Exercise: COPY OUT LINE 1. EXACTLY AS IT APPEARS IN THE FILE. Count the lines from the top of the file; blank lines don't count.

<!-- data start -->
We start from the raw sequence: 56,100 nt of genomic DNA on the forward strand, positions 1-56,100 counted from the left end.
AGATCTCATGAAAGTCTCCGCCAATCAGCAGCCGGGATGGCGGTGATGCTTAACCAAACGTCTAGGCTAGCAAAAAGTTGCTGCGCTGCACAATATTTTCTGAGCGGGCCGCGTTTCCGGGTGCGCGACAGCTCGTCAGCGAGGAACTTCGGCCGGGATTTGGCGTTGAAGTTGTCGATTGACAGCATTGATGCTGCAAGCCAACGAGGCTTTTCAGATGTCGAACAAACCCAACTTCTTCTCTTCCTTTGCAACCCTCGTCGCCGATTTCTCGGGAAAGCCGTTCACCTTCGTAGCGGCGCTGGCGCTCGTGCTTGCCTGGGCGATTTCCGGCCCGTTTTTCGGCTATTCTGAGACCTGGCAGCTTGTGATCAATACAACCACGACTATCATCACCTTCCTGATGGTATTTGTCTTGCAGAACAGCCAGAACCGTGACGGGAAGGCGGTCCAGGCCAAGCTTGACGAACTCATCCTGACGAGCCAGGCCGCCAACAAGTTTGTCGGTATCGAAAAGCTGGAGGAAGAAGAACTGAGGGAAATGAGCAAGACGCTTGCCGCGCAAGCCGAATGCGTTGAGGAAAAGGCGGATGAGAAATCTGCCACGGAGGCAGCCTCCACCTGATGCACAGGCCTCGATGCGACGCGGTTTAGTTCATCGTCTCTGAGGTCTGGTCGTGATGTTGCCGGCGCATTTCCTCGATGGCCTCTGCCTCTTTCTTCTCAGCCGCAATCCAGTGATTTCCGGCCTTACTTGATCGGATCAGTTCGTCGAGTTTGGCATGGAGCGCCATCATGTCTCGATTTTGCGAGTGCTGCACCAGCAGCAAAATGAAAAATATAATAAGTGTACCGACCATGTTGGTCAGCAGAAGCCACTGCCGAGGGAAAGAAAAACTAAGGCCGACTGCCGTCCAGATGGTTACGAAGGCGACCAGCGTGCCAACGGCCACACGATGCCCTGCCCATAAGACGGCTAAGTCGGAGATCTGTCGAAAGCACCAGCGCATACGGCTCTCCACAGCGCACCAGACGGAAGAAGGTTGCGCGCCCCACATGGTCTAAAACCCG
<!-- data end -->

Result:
We start from the raw sequence: 56,100 nt of genomic DNA on the forward strand, positions 1-56,100 counted from the left end.